This false-color combination image highlights details of wind effects on the Martian soil at NASA's Pathfinder landing site. Red and blue filter images have been combined to enhance brightness contrasts among several soil units.

This false-color combination image highlights details of wind effects on the Martian soil at the Pathfinder landing site. Red and blue filter images have been combined to enhance brightness contrasts among several soil units. Martian winds have distributed these lighter and darker fine materials in complex patterns around the rocks in the scene (blue). For scale, the rock at right center is 16 centimeters (6.3 inches) long. This scene is one of several that will be monitored weekly for changes caused by wind activity.

Mars Pathfinder is the second in NASA's Discovery program of low-cost spacecraft with highly focused science goals. The Jet Propulsion Laboratory, Pasadena, CA, developed and manages and Mars Pathfinder mission for NASA's Office of Space Science, Washington, D.C. JPL is an operating division of the California Institute of Technology (Caltech). The Imager for Mars Pathfinder (IMP) was developed by the University of Arizona Lunar and Planetary Laboratory under contract to JPL. Peter Smith is the Principal Investigator.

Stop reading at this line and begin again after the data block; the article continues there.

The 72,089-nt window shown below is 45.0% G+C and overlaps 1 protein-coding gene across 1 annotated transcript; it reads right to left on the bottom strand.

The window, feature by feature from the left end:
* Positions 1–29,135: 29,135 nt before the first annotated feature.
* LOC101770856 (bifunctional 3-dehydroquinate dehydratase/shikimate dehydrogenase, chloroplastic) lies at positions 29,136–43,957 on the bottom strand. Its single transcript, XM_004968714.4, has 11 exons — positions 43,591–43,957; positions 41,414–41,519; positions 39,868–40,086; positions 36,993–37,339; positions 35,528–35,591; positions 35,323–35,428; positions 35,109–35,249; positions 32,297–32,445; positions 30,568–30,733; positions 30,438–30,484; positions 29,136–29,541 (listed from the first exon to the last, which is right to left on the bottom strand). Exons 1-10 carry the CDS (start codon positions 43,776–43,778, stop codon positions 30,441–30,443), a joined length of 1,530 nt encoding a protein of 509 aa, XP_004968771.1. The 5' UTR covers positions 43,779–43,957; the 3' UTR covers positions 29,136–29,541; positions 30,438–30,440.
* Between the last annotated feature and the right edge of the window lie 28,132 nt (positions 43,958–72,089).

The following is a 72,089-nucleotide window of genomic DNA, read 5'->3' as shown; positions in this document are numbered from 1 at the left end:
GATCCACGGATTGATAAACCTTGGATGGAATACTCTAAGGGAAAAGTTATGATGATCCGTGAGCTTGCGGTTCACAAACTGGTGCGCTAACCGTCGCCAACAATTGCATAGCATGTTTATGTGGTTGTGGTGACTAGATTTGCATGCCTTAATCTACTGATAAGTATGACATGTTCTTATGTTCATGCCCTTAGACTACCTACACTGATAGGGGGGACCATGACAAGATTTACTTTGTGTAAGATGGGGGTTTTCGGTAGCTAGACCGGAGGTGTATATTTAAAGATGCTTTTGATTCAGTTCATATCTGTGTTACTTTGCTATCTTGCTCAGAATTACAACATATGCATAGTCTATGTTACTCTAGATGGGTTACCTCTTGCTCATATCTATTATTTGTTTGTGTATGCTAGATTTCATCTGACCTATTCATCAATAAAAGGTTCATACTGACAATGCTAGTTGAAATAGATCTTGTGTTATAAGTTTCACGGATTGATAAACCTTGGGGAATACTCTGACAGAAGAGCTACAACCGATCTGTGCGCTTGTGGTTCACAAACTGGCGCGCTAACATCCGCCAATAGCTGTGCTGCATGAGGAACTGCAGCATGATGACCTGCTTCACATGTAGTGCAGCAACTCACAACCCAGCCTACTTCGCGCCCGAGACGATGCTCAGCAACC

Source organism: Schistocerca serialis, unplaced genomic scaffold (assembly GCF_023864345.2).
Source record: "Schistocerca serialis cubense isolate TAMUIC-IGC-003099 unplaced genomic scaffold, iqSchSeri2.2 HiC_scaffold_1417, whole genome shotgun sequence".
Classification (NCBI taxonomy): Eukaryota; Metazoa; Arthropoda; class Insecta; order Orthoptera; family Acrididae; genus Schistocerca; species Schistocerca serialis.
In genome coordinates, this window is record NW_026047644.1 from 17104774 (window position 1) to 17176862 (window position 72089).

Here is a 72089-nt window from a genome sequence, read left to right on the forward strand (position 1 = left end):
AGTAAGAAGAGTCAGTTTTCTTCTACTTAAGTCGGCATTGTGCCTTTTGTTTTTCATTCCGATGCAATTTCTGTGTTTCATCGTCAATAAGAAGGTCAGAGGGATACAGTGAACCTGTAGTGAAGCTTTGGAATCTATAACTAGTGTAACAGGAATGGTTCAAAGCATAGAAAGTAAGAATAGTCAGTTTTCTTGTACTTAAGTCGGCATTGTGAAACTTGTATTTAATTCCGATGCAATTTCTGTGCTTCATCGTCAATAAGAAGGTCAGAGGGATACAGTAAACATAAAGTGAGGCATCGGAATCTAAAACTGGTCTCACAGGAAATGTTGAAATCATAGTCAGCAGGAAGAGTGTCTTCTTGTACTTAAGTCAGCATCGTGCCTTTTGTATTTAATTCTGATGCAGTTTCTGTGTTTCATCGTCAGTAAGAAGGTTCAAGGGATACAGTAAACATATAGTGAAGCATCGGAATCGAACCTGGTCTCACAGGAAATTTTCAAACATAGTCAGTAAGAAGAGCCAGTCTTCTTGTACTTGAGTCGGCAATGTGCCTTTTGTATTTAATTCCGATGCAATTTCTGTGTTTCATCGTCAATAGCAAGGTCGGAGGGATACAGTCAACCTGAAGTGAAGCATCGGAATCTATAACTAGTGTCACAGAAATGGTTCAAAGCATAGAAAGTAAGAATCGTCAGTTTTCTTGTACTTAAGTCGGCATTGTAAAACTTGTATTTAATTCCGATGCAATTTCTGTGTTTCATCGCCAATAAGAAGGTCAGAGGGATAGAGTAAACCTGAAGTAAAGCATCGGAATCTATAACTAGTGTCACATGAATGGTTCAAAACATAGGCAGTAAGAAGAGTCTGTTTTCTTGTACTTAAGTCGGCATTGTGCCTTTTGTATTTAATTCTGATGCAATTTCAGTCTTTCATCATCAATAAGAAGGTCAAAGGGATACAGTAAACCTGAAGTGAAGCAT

Photojournal note: Sojourner spent 83 days of a planned seven-day mission exploring the Martian terrain, acquiring images, and taking chemical, atmospheric and other measurements. The final data transmission received from Pathfinder was at 10:23 UTC on September 27, 1997. Although mission managers tried to restore full communications during the following five months, the successful mission was terminated on March 10, 1998.

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